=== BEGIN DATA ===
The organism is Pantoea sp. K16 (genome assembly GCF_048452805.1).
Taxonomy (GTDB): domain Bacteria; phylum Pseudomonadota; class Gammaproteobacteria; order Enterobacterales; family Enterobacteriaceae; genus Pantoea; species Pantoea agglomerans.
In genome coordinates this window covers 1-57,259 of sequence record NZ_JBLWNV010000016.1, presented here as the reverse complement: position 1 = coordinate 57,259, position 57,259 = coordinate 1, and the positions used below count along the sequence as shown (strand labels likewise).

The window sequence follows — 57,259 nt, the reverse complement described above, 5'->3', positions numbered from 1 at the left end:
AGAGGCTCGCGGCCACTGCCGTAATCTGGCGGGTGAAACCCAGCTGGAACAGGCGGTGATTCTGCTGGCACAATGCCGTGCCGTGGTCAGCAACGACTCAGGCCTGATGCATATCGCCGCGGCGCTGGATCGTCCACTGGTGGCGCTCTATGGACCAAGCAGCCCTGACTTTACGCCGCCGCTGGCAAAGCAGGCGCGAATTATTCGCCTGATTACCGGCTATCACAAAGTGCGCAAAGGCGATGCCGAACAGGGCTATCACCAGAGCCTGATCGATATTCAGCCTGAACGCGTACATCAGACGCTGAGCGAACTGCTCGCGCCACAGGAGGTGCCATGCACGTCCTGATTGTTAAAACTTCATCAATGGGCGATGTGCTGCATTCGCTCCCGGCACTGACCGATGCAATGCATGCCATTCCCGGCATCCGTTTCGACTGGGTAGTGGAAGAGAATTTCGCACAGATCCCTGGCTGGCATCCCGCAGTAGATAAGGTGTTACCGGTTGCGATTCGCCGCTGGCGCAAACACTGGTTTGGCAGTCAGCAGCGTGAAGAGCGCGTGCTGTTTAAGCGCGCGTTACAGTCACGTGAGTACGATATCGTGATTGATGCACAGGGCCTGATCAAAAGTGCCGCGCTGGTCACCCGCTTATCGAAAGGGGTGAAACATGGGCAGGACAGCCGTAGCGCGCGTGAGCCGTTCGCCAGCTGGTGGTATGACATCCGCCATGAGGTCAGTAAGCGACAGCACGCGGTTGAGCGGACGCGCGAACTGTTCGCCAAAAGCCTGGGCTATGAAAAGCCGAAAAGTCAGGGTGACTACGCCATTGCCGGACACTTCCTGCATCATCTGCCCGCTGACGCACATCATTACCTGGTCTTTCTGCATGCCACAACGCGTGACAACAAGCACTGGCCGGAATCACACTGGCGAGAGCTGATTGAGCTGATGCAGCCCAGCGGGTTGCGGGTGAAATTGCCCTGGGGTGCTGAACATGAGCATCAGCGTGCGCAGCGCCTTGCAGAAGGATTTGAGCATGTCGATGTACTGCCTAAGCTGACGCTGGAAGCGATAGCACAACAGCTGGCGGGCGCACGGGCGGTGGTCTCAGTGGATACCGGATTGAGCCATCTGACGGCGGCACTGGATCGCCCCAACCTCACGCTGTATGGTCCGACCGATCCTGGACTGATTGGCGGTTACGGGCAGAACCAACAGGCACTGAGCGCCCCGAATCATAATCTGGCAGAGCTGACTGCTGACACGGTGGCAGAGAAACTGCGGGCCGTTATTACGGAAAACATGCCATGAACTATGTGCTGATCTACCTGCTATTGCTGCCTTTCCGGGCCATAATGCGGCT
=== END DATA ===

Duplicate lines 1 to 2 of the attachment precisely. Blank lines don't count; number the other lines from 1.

The organism is Pantoea sp. K16 (genome assembly GCF_048452805.1).
Taxonomy (GTDB): domain Bacteria; phylum Pseudomonadota; class Gammaproteobacteria; order Enterobacterales; family Enterobacteriaceae; genus Pantoea; species Pantoea agglomerans.